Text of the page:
Most people have depleted energy reserves and describe their day as running on empty. Having enough energy to lead a happy and productive life is missing for most people.
Every physical action and both emotional and mental actions expend energy. When energy is used, it must be replenished. The stress of living drains our energy resources.
The adrenal gland is the final leg of the body’s stress response system. This system is the HPA axis or the hypothalamus-pituitary-adrenal axis. This system was designed to deal with stresses that we experience each day. It should turn on, then turn off.
The Stress Response System Must Turn-On, Then Turn-Off
Unfortunately, for many people, it rarely turns off so it has no chance to recover and heal. The adrenal gland has two parts: the medulla which secretes adrenaline. This is the well-known fight-or-flight hormone. Quick acting, it prepares us to fight or flee from imminent danger.
The adrenal cortex secretes cortisol which acts more slowly and is the primary hormone involved in dealing with chronic stress, such as war. Medical studies of the chronic and extreme fatigue syndromes have implicated the HPA axis as being involved.
The idea that deficient cortisol output led to fatigue developed in the late 1800’s. There is, however, little consensus among the medical people about the level of involvement of adrenal fatigue syndrome as a causative factor in chronic fatigue.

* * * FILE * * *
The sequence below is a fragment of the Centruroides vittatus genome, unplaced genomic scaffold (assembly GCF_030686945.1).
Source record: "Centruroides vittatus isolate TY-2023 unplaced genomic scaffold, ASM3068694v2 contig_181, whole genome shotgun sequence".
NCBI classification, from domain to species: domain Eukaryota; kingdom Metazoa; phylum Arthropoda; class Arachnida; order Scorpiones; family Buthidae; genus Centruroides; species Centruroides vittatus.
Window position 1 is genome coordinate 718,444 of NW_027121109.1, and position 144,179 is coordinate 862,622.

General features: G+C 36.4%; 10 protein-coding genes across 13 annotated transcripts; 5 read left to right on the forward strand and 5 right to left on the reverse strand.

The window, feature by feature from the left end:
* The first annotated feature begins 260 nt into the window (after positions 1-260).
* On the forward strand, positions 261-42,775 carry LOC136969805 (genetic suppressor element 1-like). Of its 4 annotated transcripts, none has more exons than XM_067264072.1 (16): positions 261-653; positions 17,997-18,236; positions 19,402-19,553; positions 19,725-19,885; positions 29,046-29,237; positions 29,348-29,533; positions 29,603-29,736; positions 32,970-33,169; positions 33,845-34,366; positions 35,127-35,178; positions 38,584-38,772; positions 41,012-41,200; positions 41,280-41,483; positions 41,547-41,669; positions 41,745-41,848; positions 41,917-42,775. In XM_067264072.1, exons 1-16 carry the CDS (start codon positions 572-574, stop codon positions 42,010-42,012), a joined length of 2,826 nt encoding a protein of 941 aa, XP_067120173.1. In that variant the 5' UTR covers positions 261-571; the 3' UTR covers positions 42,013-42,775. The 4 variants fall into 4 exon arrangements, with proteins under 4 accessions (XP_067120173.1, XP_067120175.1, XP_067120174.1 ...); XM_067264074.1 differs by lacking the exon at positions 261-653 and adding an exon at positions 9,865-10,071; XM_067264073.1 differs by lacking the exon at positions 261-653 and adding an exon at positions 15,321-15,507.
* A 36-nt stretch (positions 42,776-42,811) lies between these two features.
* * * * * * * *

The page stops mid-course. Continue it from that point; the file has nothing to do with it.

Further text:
The primary reason for the lack of a definitive answer about adrenal fatigue syndrome is due to the wide range of variations in measuring adrenal output. People with adrenal insufficiency are at risk for adrenal crisis, usually caused by a major stress, such as severe infection or surgery.
Most People Suffer From Sub-Clinical (No Diagnosis) Fatigue
Few people are diagnosed with chronic fatigue syndrome (CFS), but a large percent of the population suffers from undiagnosable chronic and extreme fatigue. Because medical work-ups cannot find any specific dysfunction, this does not make the fatigue any less weakening to the individual.
Recent studies have shown that the HPA axis is likely involved and that, in particular, there is a diminished contribution from the adrenal gland via its production of cortisol. Recent studies have shown that adrenal gland size is reduced by 50% in those diagnosed with chronic fatigue syndrome.
This surely suggests that adrenal fatigue syndrome due to shrinking of the adrenal gland is likely involved in all chronic and extreme fatigue individuals. Unfortunately,
these studies have not led to the development of any effective medical therapies.
In the field of alternative medicine, however, nutritional supplementation plans, such as the use of DHEA, and more complex programs involving exercise, diet, vitamin/mineral complexes, and the judicious use of specific herbal formulations suggest that adrenal fatigue syndrome can be dealt with effectively.
This, of course, occurs outside of mainstream medicine, and without its approval. This creates a difficult environment for individuals who most often rely on their doctor’s guidance and are unwilling to take health care into their own hands.
Yet, surveys show that many people are now turning to alternative medicine because their doctors offer no effective strategies for dealing with the ever-increasing epidemic of fatigue in our modern times.
The Newest Player in Adrenal and Endocrine Fatigue is Persistent Organic Pollutants
These bad news chemicals came onto the scene after WWII and studies began seriously in the early 1990s. Quickly, it was realized that these toxic substances were messing with the whole endocrine system and they were called endocrine disruptors.
Informative commentary on the Endocrine System and how it is being disrupted by the house hold chemicals and food that we consume on a daily bases. Death, De…